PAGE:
Sorry, this is off-topic and you need someone more expert than me in these issues about the CC. There’s a long history of claims of ideas of how to get rid of the CC (my roommate Nathan Myrhvold was working on one more than 30 years ago), none of which ever seem to have gotten significant acceptance. You could try Sabine Hossenfelder at Backreaction…
There is an issue in math over computer assisted proofs, though it’s still pretty small scale. I was actually involved with one, there’s a well known proof, due to Viswanath, that random Fibonacci sequences grow exponentially which was computer assisted, published, accepted. The basic idea was Viswanath controlled round off error. A colleague and I came up with a very elementary proof of the same fact (you could explain it to a high school student), though we only got rough bounds on the growth rate, the computer proof gave a very good estimate. We, however, could generalize to more elaborate random sequences where you not only randomize plus/minus, but you allow for multiples of previous terms. In that case we got a sharp bound for when growth can occur (which again confirmed a computer estimate for the number, by Embree and Trefalyn).
I think it’s different than Nomura though, there are serious, long term discussions of what is valid, and why or why not.
Does there really still exist significant controversy about computer-assisted proofs? In my experience some mathematicians could say that a proof requiring extensive computer calculations is perhaps not very beautiful or satisfying, but I don’t think that they’d call it invalid.
This is getting far off-topic, but no, I don’t think that computer-assisted proofs are “controversial”.
The controversy here over inflation is I think very different. The question at issue is whether scientists pursuing these models have made them so flexible that they now don’t solve a problem they are advertised as solving (the fine-tuning problem) and can be fit to any conceivable new data, so “inflation” has become an idea immune to falsification.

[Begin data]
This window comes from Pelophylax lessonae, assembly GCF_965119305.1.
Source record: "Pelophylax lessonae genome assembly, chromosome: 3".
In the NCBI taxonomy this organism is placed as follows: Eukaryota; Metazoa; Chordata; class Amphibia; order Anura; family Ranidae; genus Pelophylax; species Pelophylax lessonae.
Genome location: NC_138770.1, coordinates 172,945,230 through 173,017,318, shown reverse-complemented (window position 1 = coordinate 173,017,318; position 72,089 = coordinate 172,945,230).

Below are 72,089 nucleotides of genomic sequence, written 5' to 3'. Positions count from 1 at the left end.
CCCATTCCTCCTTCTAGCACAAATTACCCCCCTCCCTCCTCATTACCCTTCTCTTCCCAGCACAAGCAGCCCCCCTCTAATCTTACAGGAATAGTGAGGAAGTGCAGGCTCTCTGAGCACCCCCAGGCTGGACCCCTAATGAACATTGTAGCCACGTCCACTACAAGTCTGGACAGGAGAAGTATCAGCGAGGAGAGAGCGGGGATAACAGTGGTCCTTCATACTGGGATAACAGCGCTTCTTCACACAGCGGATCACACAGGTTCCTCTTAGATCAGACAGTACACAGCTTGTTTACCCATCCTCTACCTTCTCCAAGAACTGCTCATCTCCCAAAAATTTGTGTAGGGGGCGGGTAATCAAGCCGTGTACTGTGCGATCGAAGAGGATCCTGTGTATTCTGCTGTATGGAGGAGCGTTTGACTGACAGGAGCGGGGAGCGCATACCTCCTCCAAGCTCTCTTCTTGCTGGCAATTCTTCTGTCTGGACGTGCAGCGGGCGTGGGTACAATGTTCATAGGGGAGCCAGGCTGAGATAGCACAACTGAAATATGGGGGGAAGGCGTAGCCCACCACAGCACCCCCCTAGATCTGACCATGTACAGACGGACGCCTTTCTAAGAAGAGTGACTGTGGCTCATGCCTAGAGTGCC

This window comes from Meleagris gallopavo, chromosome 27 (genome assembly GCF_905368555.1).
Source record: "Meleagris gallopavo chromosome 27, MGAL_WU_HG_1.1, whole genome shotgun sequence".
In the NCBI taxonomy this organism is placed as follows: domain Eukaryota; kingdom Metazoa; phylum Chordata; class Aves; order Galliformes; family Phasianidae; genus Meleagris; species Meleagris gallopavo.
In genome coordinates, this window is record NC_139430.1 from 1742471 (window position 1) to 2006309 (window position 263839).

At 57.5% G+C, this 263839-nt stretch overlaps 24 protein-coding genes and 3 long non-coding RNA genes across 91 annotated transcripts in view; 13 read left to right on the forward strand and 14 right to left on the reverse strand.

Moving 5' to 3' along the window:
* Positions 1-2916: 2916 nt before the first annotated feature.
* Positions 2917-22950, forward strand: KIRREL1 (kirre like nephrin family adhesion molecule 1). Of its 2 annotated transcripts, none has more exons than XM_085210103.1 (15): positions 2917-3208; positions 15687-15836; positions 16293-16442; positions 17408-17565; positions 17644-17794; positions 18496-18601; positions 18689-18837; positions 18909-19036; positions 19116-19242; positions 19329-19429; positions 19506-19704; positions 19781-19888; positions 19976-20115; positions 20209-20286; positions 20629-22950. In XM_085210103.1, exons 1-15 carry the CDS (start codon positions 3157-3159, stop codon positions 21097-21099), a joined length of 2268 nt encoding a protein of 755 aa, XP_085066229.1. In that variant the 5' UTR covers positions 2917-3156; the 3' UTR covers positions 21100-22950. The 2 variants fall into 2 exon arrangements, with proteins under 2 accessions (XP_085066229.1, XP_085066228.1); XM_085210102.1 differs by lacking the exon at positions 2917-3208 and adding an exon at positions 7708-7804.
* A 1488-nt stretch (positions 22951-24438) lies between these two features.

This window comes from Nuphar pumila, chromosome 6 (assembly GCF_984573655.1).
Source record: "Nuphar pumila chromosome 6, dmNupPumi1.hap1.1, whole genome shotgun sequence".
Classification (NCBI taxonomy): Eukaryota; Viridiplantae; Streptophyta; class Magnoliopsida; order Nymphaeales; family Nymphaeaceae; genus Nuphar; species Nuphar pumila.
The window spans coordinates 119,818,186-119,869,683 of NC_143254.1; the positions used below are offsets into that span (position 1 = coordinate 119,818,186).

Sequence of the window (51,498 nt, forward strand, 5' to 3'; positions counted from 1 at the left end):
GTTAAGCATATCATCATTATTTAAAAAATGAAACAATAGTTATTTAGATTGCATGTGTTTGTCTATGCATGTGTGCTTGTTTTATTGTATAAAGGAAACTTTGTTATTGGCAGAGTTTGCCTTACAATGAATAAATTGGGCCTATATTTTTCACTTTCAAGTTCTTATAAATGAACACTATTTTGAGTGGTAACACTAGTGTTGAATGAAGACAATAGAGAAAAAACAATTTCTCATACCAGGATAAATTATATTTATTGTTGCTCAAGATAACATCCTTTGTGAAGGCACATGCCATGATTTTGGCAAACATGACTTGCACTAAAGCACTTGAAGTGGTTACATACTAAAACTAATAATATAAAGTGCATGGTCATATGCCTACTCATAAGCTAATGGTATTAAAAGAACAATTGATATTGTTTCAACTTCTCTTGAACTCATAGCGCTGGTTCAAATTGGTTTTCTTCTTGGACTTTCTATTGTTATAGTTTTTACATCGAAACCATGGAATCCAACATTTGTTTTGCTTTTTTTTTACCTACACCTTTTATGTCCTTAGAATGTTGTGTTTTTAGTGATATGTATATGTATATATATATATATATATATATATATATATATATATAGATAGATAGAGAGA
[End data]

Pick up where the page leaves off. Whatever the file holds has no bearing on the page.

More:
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My reading of the letter to Scientific American by the 33 was that the target audience was purely the editors – not for public attention, with a general feeling of trying to pressurise the editors: “Don’t try anything like that again if you know what’s good for you”. I’ll say no more, but I didn’t like that side of it.
I’ve just had another look at Nomura’s 2011 paper and I want to moderate my earlier remarks somewhat. I do think that these attempts to apply the many-worlds interpretation of quantum mechanics to cosmology are seriously flawed. But there’s another side to Nomura 2011, and to Bousso & Susskind 2011, which is the concept that de Sitter universes are metastable and eventually decay into a flat supersymmetric universe. It should be possible to get rid of the Everett-like many-worlds part of the argument, and replace it with a more conventional understanding of quantum mechanics. What would be left is just a physical hypothesis that could then be discussed sensibly.
The problem is that most proponents of the “many-worlds interpretation of quantum mechanics” claim that they just mean conventional QM (state space + Schrodinger equation) applies to the whole system including the measurement apparatus. In the case of early universe cosmology, this is pretty uncontroversial, the default assumption is that it is governed by conventional QM.
With many-worlds, if you try in the non-cosmological case to start claiming this implies branching into multiple universes, you immediately run into the problem that you don’t have a useful description of the branching process or how to characterize possibilities and how to count them. This is on top of the usual problems that you don’t even know what space you are trying to put a measure on.
Sure, Nomura can claim that many-worlds applies in the cosmological case, but as far as I can tell it solves no problems, just introduces more issues you don’t understand. If he were able to derive anything about the real world from this, that would make it worth paying attention and seeing what he is doing. Instead this seems to be a completely ill-defined proposal that leads nowhere. Again, why is such a thing on the cover of Scientific American???
When you talk about early universe cosmology, do you just mean that in the early universe essentially the whole universe has a wave function? In essence, there is no measurement apparatus? If that’s it, then how do you account for the first wave function collapse? I mean why wouldn’t the universe just evolve as a wave function satisfying the Schrodinger equation?
Can somebody (or somebody’s friends) comment on whether Scientific American papers in biology, chemistry, or some other non-physics field have undergone a substantial drop in quality over the last few decades. Then we’d know whether this phenomenon stems from the high-energy physics community, or from the editors of Scientific American.
The “many worlds interpretation” is basically just the claim that there is no wavefunction collapse, that you can make sense of quantum mechanics without invoking that as something separate. As far as I can tell, saying “I’m going to use the many worlds interpretation to do cosmology” is an empty statement, since that’s what people already were doing, since there is no separate experimental apparatus. It’s not surprising then that his supposed “prediction” is the same one already in Susskind’s book about the string landscape over a decade ago.